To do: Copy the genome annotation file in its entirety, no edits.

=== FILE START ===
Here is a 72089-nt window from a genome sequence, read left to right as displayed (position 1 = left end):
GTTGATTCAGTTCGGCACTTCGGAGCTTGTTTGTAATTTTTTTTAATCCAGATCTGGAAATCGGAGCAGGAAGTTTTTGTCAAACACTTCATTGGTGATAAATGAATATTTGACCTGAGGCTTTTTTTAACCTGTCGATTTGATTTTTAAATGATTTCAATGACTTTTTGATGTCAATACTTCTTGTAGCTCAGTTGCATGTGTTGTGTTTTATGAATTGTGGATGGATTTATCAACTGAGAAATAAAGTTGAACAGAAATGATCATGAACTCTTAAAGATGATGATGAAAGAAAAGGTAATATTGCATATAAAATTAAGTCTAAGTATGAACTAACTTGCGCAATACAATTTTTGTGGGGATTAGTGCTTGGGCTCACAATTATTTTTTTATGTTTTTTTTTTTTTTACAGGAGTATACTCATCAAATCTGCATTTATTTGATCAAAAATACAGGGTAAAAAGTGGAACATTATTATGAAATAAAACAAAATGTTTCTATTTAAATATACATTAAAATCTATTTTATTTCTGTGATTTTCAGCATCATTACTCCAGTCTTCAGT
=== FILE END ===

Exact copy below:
Here is a 72089-nt window from a genome sequence, read left to right as displayed (position 1 = left end):
GTTGATTCAGTTCGGCACTTCGGAGCTTGTTTGTAATTTTTTTTAATCCAGATCTGGAAATCGGAGCAGGAAGTTTTTGTCAAACACTTCATTGGTGATAAATGAATATTTGACCTGAGGCTTTTTTTAACCTGTCGATTTGATTTTTAAATGATTTCAATGACTTTTTGATGTCAATACTTCTTGTAGCTCAGTTGCATGTGTTGTGTTTTATGAATTGTGGATGGATTTATCAACTGAGAAATAAAGTTGAACAGAAATGATCATGAACTCTTAAAGATGATGATGAAAGAAAAGGTAATATTGCATATAAAATTAAGTCTAAGTATGAACTAACTTGCGCAATACAATTTTTGTGGGGATTAGTGCTTGGGCTCACAATTATTTTTTTATGTTTTTTTTTTTTTTACAGGAGTATACTCATCAAATCTGCATTTATTTGATCAAAAATACAGGGTAAAAAGTGGAACATTATTATGAAATAAAACAAAATGTTTCTATTTAAATATACATTAAAATCTATTTTATTTCTGTGATTTTCAGCATCATTACTCCAGTCTTCAGT